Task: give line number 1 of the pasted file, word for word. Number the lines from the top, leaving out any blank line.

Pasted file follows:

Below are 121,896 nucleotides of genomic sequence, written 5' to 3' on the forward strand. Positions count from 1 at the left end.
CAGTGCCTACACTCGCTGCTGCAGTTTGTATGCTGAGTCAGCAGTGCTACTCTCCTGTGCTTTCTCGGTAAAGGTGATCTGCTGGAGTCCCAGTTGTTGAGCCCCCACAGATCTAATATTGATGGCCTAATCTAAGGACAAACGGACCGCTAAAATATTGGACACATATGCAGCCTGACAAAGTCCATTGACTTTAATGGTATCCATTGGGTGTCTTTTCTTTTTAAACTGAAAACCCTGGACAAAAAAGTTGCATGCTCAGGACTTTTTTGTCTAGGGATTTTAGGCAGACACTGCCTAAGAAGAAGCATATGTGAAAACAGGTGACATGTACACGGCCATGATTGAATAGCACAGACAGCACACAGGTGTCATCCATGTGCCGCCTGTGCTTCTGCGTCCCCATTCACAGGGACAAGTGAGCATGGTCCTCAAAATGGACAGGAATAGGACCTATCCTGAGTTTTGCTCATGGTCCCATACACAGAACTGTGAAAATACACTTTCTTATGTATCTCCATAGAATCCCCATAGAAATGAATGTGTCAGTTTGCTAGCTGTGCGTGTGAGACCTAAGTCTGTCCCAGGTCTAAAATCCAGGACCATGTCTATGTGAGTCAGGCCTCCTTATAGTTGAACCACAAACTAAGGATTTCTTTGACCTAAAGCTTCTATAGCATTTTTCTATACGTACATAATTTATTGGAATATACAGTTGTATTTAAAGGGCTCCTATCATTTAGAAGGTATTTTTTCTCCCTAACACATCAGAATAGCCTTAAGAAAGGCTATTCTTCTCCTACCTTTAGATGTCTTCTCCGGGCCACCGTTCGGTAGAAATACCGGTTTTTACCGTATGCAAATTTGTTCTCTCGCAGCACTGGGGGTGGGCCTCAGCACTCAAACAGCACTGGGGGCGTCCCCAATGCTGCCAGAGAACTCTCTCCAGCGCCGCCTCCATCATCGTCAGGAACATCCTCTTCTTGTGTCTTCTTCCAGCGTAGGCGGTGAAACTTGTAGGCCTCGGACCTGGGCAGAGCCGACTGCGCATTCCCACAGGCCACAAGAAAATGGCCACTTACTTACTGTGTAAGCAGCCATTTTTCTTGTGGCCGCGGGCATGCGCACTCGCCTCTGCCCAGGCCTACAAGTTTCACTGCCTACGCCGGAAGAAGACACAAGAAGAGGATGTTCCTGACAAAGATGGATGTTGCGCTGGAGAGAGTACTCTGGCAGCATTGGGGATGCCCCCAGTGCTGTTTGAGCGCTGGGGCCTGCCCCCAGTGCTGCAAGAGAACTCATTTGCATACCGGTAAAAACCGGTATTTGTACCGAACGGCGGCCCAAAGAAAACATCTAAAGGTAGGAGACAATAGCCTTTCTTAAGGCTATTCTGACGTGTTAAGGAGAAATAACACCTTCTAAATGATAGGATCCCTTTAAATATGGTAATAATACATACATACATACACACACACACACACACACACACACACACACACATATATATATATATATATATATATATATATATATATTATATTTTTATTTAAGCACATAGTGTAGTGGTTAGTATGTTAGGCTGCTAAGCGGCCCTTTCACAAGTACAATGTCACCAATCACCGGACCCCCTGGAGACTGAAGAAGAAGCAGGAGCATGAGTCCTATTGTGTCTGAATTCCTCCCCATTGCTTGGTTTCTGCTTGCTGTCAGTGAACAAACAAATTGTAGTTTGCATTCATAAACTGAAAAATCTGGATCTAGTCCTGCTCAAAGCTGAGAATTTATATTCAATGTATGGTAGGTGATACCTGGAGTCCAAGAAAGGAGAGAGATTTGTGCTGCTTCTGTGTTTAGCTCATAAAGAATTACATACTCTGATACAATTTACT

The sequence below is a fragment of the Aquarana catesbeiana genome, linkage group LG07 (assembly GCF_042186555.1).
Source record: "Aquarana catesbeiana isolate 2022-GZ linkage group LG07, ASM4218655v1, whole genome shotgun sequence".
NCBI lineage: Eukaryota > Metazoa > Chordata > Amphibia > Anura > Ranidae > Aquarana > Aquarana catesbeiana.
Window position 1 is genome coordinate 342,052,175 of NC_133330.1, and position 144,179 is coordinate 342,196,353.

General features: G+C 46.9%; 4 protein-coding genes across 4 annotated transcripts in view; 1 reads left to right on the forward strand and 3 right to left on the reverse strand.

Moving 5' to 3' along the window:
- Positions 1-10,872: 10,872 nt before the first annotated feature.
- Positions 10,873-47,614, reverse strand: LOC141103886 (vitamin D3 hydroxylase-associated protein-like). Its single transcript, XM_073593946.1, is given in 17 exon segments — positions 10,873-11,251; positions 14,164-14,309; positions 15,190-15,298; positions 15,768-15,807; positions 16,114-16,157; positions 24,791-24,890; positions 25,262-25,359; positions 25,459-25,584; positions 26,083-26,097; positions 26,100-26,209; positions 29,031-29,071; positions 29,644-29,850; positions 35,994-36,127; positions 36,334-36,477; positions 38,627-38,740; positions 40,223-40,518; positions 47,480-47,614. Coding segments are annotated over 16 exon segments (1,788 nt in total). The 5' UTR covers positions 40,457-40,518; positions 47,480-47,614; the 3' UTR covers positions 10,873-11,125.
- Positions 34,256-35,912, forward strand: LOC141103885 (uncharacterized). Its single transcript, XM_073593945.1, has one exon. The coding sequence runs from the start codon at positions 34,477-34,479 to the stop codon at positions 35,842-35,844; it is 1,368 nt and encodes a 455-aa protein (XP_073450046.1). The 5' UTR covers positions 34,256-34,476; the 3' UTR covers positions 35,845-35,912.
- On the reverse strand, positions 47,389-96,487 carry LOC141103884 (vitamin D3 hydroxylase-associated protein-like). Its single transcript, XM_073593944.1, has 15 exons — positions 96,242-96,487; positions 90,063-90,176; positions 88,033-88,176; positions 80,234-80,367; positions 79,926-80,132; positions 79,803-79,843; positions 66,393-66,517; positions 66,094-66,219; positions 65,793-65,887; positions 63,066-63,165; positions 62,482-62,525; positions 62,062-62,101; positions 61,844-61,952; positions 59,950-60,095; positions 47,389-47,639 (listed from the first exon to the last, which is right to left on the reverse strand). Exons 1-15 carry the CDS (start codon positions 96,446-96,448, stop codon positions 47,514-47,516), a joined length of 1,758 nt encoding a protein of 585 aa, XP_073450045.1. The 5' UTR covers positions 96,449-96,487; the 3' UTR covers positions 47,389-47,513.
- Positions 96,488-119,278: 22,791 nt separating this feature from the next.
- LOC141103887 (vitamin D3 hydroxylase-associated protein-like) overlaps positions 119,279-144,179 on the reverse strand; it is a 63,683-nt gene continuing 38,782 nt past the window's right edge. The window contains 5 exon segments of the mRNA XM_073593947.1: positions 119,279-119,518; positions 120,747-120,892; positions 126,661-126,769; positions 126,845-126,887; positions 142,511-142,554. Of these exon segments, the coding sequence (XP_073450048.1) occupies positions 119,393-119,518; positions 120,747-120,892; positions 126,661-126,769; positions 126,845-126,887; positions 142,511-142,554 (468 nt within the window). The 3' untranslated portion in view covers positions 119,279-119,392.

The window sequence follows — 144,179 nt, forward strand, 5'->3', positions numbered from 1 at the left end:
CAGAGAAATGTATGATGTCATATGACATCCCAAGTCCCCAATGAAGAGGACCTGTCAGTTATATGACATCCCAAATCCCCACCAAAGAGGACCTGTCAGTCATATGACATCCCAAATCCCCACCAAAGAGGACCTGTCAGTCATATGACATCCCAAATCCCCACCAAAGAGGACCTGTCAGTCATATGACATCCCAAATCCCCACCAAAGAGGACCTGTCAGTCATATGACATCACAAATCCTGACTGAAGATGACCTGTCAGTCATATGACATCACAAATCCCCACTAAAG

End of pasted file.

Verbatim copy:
Below are 121,896 nucleotides of genomic sequence, written 5' to 3' on the forward strand. Positions count from 1 at the left end.